Why the Atkins Diet Still Doesn’t Work

Dr. Sears' Blog: Why the Atkins Diet Doesn’t Work and Never Will

The goal of any diet is to help you lose excess weight and keep it off. The first part is relatively easy to achieve; the second part is incredibly difficult to maintain. Any diet that restricts calories will do the first part, but invariably the lost weight returns. This is definitely the situation for the Atkins diet. I knew Bob Atkins well, and the only answer he had as to why people regain weight on his diet was that they are addicted to carbohydrates. Frankly, I never bought into that explanation from Bob any more than I believed the reasoning of the advocates for low-fat diets saying the failure to maintain weight loss is because people are addicted to fat. To paraphrase former President Clinton, “It’s the hormones, stupid.”

In most cases what really causes weight regain is cellular inflammation induced by hormonal imbalance. This is why any diet that uses the word “low” or “high” to describe itself will induce hormonal imbalance, and therefore ultimately fail. Low-fat diets are generally high-carbohydrate diets. High levels of carbohydrates will increase the production of insulin, which is the hormone that makes you fat and keeps you fat. This increase in insulin will generate increased cellular inflammation that increases the likelihood for weight regain (1). On the other hand, the Atkins diet is a low-carbohydrate diet that is also a high-fat diet. If those fats on the Atkins diet are rich in saturated and omega-6 fats (which they usually are), then their presence will also increase cellular inflammation (1). This increase in cellular inflammation (by either type of diet) disrupts hormonal signaling patterns (especially for insulin signaling) that generate increased insulin resistance. This was shown in one of my earlier research articles that demonstrated that under carefully controlled clinical conditions, following the Atkins diet shows significant increases in cellular inflammation compared to those subjects following the Zone Diet (2). In addition, there was decreased endurance capacity of the subjects on the Atkins diet compared to those on the Zone Diet (3).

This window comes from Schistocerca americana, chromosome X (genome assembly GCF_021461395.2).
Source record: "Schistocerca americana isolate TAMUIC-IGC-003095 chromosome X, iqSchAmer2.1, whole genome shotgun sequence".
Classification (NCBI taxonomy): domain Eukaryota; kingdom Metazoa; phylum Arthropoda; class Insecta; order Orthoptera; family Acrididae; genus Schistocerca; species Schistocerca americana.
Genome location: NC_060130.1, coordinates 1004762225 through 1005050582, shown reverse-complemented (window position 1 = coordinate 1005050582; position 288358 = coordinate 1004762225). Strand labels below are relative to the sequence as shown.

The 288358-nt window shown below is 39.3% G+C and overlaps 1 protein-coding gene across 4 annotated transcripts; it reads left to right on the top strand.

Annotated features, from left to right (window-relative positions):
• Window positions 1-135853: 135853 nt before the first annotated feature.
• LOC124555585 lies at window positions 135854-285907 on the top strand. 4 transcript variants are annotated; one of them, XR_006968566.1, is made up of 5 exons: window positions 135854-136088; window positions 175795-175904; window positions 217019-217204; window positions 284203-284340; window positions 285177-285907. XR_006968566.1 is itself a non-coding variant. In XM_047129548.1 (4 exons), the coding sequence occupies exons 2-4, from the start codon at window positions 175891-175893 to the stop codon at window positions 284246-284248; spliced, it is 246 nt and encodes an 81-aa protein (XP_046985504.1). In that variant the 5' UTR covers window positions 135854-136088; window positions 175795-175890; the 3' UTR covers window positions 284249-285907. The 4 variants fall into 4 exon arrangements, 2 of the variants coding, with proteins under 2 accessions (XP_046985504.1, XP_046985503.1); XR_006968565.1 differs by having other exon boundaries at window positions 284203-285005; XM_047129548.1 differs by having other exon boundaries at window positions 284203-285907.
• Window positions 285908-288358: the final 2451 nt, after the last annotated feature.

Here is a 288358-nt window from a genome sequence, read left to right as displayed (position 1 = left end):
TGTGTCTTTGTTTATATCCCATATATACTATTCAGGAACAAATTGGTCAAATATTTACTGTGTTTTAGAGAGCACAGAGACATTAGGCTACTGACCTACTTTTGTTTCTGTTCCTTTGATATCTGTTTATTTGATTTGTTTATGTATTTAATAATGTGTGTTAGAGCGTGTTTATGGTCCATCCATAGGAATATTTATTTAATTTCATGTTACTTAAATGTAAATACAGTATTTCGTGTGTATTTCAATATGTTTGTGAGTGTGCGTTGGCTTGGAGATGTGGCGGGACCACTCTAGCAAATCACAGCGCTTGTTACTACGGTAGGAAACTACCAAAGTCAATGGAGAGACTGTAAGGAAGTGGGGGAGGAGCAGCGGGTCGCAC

The differences are probably due to the fact that the  anti inflammatory diet is a diet that is moderate in protein, carbohydrate and fat. It’s this type of dietary moderation of macronutrients that generates hormonal balance.Now new data from Yale Medical School indicates that a ketogenic (i.e. Atkins) diet may even have worse health implications than simply weight regain (4). In this study, it was demonstrated that although indicators of insulin resistance in the blood may be decreased on a ketogenic diet, insulin resistance in the liver was dramatically increased. Since the liver is the central processing organ for controlling metabolism, this would suggest that long-term use of the Atkins diet would cause metabolic problems leading to accumulation of excess fat. Adding even more fuel to this hormonal fire is another study that demonstrated that a ketogenic diet leads to increased production of cortisol (another hormone that makes you fat and keeps you fat) in the fat cells (5). Any increase in cortisol increases insulin resistance in that particular organ.